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Hard work pays off for NZ Pinot Noir producers

Hard work pays off for NZ Pinot Noir producers

A lot can change in two years and a lot has certainly changed in the New Zealand Pinot Noir industry, with exports leaping an incredible 151% and not showing any sign of slowing down soon.

In January 2004, delegates at Pinot Noir 2004 heard from several international experts that they had some hard work ahead of them to grow overseas markets.

Plantings of Pinot Noir had significantly increased, but the corresponding market growth had still to manifest. Wine producers were given some tough messages about the work ahead of them.

And New Zealand Winegrowers Chief Executive Philip Gregan says they have listened.

“At that time our Pinot Noir exports were 1.65 million litres a year. In January this year, they were 4.15 million litres so wine producers have certainly taken on the messages from Pinot Noir 2004.

“They have listened and worked hard and they are reaping the benefits of that.”

Philip Gregan says demand for New Zealand Pinot Noir continues to escalate, and has seen Pinot Noir overtake Chardonnay as our second biggest wine export behind Sauvignon Blanc.

“I think two years ago, many wine companies thought they might have enough Pinot Noir planted but they are now saying actually we haven’t got enough – not because they are producing any less, but because demand has been stronger than they thought.”

Philip Gregan says we are growing existing Pinot Noir markets as well as creating new ones, and there have been some phenomenal increases in the past year in terms of export volumes – including a 123% increase to Canada, 80% to Germany, 143% to Ireland and 68% to Japan.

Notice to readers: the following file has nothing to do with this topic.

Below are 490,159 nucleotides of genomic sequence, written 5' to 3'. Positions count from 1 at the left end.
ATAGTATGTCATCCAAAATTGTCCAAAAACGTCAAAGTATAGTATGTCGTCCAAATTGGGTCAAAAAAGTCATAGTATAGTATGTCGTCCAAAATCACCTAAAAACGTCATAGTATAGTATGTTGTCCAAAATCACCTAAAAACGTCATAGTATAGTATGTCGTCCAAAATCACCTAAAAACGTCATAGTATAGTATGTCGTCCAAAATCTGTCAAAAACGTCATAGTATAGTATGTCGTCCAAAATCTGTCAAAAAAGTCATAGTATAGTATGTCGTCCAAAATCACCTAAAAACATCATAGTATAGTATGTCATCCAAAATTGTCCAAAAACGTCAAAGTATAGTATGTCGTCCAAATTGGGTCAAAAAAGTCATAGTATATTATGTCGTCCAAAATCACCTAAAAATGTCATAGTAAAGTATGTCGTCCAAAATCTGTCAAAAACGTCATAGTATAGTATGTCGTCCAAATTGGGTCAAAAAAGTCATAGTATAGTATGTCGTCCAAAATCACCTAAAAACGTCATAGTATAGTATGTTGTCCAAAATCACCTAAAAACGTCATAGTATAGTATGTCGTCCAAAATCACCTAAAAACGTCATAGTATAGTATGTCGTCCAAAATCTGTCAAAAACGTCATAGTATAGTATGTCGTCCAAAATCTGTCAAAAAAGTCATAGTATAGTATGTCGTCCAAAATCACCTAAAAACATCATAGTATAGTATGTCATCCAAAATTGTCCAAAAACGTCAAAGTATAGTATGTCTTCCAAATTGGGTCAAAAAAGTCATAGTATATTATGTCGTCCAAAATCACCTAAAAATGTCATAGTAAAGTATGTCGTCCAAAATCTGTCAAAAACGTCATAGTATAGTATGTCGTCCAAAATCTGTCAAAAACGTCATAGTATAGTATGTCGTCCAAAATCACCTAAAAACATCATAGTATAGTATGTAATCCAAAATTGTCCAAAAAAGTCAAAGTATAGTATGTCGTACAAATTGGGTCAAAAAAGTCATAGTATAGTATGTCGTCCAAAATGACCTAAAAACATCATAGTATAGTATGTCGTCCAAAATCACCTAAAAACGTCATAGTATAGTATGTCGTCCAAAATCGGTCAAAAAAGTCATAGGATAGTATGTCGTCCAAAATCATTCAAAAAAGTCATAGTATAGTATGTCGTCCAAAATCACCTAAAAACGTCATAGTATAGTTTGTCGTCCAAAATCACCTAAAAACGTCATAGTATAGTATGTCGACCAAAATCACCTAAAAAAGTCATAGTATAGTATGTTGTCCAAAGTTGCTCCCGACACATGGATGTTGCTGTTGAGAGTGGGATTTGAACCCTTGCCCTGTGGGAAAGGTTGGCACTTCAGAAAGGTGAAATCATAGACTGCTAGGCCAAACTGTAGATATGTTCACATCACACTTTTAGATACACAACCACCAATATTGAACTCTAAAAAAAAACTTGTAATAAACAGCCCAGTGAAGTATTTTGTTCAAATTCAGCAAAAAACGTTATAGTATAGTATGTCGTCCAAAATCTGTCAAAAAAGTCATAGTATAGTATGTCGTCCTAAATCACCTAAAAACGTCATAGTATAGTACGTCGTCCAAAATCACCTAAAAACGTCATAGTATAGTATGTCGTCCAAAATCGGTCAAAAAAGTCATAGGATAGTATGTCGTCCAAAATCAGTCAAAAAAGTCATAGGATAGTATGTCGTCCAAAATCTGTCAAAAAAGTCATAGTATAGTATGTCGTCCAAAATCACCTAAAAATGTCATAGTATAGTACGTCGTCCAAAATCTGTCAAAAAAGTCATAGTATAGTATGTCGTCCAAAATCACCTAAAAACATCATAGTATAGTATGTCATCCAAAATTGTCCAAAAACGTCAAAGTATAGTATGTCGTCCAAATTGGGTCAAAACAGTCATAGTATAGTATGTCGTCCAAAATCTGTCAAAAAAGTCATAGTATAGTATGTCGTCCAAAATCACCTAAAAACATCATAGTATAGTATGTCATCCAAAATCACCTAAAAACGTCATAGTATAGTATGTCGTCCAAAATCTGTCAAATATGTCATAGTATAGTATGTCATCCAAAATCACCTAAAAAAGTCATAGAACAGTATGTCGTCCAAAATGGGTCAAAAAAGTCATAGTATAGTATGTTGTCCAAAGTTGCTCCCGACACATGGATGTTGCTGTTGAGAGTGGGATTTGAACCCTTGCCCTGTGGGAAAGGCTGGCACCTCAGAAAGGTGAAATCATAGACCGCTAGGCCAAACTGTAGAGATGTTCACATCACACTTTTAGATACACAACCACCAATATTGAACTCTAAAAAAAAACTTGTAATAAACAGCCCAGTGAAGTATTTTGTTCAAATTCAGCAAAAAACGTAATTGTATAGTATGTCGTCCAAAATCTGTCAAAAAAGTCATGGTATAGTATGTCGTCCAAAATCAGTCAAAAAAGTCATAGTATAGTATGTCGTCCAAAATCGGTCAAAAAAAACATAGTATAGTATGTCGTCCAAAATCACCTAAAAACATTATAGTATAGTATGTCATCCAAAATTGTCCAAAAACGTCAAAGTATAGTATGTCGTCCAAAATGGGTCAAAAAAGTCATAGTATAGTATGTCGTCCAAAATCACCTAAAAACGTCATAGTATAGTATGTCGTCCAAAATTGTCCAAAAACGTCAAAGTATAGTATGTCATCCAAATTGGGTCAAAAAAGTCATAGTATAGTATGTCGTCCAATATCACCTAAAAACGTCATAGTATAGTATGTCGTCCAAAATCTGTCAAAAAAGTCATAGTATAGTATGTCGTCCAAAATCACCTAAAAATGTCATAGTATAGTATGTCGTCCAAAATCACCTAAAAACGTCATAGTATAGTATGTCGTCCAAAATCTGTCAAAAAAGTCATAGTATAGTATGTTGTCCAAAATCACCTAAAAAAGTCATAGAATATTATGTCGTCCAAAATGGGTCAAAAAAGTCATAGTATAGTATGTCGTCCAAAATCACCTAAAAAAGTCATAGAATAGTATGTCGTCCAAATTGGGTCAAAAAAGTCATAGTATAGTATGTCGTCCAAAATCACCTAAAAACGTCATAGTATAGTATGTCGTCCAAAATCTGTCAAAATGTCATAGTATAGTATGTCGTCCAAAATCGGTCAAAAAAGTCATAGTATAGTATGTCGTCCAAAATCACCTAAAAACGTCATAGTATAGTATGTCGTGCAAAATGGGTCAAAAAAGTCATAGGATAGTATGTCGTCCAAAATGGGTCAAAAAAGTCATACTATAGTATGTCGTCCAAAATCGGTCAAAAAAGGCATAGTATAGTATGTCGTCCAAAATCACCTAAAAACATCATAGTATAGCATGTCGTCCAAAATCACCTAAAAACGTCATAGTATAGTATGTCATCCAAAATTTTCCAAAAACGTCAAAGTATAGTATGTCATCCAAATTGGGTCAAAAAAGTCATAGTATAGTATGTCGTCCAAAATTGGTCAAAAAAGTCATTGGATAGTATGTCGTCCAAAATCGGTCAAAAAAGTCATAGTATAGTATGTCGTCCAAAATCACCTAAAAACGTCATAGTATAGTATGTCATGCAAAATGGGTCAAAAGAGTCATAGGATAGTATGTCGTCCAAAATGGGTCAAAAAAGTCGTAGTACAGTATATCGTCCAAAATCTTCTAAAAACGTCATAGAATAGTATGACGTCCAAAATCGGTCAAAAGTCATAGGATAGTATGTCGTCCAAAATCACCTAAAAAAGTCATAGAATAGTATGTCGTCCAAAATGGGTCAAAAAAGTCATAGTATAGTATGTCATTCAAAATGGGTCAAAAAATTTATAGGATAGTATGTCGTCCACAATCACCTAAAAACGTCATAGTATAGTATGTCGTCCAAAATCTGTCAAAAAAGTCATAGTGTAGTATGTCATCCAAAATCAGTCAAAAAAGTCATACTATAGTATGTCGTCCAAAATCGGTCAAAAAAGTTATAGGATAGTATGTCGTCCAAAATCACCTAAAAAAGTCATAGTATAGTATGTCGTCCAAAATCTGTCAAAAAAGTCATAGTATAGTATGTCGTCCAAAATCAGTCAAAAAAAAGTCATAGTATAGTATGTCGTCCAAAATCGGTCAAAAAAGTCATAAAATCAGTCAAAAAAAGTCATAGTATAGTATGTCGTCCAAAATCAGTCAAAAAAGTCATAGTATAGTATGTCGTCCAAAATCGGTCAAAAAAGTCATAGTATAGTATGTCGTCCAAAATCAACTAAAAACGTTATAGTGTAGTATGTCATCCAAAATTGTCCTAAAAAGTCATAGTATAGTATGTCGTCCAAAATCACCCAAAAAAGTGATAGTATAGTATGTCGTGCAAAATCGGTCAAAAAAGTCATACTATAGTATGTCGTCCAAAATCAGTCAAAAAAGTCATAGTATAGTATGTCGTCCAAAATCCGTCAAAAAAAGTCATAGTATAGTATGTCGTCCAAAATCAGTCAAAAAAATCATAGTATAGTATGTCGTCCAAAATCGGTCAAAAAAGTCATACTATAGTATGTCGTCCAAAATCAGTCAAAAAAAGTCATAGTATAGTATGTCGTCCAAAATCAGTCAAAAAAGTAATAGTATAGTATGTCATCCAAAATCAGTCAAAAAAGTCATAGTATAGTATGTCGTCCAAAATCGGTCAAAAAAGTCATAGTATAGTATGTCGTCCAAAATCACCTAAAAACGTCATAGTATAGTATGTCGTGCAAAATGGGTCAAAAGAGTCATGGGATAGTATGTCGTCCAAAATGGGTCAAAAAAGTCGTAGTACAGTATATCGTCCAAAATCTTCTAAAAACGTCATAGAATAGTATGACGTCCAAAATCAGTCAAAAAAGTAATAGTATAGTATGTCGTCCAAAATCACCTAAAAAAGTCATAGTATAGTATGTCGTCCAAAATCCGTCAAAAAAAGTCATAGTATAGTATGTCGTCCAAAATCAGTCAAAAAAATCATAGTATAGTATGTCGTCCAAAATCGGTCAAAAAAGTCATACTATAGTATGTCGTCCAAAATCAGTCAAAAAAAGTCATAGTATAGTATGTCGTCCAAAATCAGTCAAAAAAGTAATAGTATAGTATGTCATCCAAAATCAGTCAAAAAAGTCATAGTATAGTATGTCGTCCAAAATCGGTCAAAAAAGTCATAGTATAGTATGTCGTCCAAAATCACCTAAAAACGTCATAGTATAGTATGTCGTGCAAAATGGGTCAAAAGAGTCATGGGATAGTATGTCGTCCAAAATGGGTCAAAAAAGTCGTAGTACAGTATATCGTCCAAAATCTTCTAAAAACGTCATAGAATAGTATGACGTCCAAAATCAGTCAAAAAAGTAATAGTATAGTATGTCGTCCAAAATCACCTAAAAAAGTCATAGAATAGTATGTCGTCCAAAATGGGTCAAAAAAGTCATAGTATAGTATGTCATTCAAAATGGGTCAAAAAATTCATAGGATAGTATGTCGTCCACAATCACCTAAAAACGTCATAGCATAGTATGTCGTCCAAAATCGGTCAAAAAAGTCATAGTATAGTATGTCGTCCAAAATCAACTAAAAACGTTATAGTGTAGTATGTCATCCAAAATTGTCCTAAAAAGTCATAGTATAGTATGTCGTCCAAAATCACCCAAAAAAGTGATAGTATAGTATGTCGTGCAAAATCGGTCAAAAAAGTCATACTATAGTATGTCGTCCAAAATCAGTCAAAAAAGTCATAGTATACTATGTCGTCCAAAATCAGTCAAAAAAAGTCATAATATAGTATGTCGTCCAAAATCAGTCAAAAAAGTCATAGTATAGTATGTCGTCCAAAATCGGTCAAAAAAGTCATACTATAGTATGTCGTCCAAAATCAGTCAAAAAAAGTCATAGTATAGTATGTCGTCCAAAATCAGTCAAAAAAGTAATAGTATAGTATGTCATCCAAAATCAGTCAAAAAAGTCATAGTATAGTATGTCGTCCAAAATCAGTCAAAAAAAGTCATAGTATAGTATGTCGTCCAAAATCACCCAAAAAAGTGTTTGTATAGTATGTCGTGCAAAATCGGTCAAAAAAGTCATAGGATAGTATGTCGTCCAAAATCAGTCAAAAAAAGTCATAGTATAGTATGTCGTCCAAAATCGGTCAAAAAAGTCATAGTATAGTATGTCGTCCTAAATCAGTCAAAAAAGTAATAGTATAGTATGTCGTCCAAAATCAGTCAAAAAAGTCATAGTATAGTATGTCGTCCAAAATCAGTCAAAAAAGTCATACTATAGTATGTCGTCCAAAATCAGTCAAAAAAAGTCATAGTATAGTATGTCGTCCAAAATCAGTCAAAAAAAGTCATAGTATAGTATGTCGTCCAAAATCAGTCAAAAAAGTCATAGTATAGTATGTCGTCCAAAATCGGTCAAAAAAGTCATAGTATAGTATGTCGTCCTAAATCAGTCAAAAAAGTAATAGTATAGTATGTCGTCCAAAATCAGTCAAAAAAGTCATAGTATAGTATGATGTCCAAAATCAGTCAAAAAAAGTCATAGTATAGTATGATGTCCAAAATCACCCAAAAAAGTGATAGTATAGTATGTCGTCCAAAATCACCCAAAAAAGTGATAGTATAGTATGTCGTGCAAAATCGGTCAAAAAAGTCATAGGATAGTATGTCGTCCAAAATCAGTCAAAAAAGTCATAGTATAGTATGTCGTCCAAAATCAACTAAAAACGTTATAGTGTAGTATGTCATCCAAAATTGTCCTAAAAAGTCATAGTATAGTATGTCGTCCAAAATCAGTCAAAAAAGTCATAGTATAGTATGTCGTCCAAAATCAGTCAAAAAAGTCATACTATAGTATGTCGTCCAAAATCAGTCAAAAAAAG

“People are not only becoming more aware of our wines but our winemakers are becoming more confident in the quality of their product.

“That translates into confidence in going out to market and the way the wines are marketed, and because the wines really are good, when winemakers talk enthusiastically about them, consumers recognise it’s not just hype. They listen.”

Philip Gregan says the past two years have also seen a number of wineries acknowledge the demand for lower-priced Pinot Noir and introduce new brands. “And that’s going really well.”

With Pinot Noir 2007 being held in January next year, Philip says it’s an opportunity for the industry to stand back and reflect on the progress made, but also where it’s going in the future – and all the signs show that’s likely to include continued strong growth.

“Pinot Noir has become a core variety for many wineries and I think there’s an ongoing commitment in the industry to invest in Pinot Noir production.

“Maybe in 10 years time we will have as much of a reputation for Pinot Noir as we do for Sauvignon Blanc.”

For more information on Pinot Noir 2007, check out


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